By DAVID MOON, Moon Capital Management
Mark Twain observed that everybody
talks about the weather but nobody does anything about it. He could have been
talking about oil and gasoline prices.
Most of today's talk is
about what the government can or should do to solve the problem. News flash:
this price surge didn't occur overnight, the government didn't cause it,
government intervention is only likely to make it worse, and the core causes
aren't going to reverse any time soon, if ever.
The oil price increases
weren't caused by Quick Draw Cheney or war in the Middle East. Since the streets
of 8th-century Baghdad (then Babylon) were paved with tar derived from the
region's oil wells, that region has hosted wars. This is not a new
What is new is the
relationship between the changes in demand and supply of refined petroleum
In 1990 the world demand
for oil was about 66.2 million barrels a day. Refining capacity was 74.5 million
barrels a day, giving the world an excess refining capacity of about 13 percent
of daily demand. Over the last 15 years, however, the demand for oil has
increased much faster than our ability to refine it. By 2005, daily world
consumption was 84 million barrels, roughly equal to the world's refining
This recent price
increase is not the result of a supply shock that can be quickly fixed by
cranking up oil production.
Refining capacity is the
problem ' and that can't be corrected in weeks or months. With no excess
refining capacity in the system, the smallest changes in marginal demand trigger
a huge change in prices.
And there have been
tremendous changes in demand. Look east.
The world's largest oil
consumer, the United States, increases its consumption of oil by about 2.8
percent a year. The second largest oil consumer is China. Chinese oil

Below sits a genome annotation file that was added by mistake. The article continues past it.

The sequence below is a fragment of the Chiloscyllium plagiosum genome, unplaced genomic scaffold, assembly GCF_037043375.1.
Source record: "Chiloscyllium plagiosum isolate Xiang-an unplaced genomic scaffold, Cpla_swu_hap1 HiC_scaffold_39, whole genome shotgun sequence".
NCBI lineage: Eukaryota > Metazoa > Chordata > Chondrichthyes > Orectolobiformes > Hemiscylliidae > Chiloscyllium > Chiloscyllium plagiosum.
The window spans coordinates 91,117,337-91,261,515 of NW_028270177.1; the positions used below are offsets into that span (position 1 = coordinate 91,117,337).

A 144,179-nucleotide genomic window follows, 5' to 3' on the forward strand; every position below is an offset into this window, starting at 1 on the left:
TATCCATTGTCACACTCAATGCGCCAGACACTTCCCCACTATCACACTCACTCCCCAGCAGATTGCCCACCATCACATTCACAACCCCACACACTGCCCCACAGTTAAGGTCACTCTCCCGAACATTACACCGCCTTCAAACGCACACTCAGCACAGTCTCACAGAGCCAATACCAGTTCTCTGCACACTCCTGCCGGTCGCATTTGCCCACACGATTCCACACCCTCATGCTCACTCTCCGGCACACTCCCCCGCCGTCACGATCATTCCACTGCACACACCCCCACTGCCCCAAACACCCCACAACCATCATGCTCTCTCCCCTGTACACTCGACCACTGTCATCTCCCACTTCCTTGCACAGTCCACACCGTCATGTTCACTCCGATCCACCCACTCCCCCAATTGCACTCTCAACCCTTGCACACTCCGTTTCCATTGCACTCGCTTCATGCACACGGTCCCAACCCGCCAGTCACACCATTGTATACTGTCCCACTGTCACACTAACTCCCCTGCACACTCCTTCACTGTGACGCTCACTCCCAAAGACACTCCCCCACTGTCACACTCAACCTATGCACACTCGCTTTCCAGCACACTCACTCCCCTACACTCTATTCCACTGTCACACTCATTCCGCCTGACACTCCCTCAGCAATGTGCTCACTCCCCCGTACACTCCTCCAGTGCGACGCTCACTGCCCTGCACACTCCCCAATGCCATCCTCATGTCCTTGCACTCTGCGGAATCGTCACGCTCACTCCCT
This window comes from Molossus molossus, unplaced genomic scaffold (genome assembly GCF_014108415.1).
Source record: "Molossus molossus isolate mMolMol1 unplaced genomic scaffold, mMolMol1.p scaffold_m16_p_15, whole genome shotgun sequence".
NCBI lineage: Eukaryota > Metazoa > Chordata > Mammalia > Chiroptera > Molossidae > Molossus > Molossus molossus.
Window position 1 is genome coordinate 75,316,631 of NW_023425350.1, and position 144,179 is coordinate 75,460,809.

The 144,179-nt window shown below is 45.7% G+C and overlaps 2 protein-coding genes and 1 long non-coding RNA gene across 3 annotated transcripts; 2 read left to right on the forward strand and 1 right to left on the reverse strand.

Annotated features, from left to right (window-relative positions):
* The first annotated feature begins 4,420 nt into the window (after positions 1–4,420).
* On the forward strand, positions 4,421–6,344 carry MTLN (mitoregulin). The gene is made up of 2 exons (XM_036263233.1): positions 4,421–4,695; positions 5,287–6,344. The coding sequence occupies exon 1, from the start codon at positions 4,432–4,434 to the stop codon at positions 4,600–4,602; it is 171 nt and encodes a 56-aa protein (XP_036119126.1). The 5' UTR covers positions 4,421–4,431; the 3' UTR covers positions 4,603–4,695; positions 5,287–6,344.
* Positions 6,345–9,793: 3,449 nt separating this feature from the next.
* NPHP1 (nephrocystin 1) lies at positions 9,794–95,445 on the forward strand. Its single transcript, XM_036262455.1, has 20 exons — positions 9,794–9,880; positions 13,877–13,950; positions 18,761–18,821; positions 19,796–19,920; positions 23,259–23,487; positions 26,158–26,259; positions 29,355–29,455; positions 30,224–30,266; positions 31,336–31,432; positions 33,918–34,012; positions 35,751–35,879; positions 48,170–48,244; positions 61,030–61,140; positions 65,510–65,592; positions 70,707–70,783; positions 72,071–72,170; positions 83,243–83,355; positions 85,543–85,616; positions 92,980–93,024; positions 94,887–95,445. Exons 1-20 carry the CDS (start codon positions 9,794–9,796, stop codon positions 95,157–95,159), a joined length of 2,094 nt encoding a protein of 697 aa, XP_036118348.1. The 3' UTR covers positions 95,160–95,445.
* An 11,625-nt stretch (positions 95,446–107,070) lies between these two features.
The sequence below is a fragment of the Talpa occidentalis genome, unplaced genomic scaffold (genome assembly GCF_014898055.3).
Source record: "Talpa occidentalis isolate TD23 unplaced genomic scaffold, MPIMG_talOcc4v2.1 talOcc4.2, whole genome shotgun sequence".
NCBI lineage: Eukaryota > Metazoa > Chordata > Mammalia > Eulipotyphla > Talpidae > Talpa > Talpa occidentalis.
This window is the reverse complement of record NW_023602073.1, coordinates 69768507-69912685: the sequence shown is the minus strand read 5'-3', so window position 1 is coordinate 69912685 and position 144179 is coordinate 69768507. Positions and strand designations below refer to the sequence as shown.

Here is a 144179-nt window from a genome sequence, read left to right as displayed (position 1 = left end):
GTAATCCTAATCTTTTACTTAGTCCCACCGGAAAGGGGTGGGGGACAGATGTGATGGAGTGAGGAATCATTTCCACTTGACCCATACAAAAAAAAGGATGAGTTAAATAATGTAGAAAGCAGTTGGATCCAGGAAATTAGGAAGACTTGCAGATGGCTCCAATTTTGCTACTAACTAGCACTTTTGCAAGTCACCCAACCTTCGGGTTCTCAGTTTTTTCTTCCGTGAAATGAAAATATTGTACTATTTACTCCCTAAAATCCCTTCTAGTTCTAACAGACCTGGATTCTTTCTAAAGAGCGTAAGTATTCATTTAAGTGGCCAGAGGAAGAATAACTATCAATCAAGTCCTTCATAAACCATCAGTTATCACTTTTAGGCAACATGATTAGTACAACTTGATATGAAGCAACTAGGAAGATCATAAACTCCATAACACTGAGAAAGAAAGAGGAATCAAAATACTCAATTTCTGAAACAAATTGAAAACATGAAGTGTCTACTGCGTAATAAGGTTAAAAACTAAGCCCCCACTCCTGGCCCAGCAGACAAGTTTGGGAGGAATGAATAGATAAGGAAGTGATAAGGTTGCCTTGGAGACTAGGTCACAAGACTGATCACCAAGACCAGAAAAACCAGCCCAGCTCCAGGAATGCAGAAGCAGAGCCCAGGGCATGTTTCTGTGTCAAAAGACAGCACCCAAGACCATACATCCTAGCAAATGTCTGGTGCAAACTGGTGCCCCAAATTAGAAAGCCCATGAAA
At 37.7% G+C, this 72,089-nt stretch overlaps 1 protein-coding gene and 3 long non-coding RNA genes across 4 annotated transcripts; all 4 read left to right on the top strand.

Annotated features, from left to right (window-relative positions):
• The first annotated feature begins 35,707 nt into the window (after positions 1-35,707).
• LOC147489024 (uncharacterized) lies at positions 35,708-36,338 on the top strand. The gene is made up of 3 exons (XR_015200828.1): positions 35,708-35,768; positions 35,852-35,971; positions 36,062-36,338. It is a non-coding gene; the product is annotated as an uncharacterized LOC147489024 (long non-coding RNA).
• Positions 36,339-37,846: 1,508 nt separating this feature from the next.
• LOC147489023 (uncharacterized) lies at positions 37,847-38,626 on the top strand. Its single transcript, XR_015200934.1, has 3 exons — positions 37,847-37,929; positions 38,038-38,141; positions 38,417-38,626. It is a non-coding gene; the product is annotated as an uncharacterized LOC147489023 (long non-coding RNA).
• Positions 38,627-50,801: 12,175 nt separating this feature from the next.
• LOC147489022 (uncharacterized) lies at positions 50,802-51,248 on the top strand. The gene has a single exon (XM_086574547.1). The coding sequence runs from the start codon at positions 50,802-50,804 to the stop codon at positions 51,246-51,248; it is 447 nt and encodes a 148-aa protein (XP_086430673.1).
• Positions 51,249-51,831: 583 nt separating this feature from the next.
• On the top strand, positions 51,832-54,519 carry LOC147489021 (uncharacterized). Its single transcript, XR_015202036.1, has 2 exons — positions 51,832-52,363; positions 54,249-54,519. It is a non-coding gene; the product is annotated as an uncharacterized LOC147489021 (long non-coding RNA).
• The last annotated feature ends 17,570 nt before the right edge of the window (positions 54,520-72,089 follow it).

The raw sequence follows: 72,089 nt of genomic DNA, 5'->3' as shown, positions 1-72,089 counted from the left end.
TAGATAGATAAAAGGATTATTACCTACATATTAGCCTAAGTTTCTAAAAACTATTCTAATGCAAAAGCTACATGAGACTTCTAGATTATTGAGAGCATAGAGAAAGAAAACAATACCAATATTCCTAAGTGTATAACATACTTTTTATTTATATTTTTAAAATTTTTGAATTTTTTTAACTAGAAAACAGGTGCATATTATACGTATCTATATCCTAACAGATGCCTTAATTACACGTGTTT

consumption rose 15.8 percent in 2004 and shows no sign of slowing. This doesn't
even take into account the accelerating demand in
There's your culprit.
The economies of the world are strengthening much faster than our ability ' or
more likely our willingness ' to meet their demand for
Consumer reaction ' not talk ' has, in total, been a collective yawn,
because over time gasoline expenditures have declined as a percentage of
In 1981 U.S. consumers
spent 6.2 percent of their pre-tax income on gasoline and motor oil. Goldman
Sachs estimates that oil prices would have to reach $105 a barrel for the
consumer 'gasoline burden' to reach that percentage of 25 years ago. The
investment bank also estimates that prices would have to reach $135 a barrel
before having any significant influence on consumer capital decisions, like what
kind of cars to buy.
In other words, at $70 a
barrel expect consumers and commentators to talk more than actually do anything
about these increasing oil prices. It's either oil or the weather. Or perhaps
football, but that's still three months
David Moon is president of Moon Capital Management, a
Knoxville-based investment management firm. This article
originally appeared in the News Sentinel (Knoxville, TN).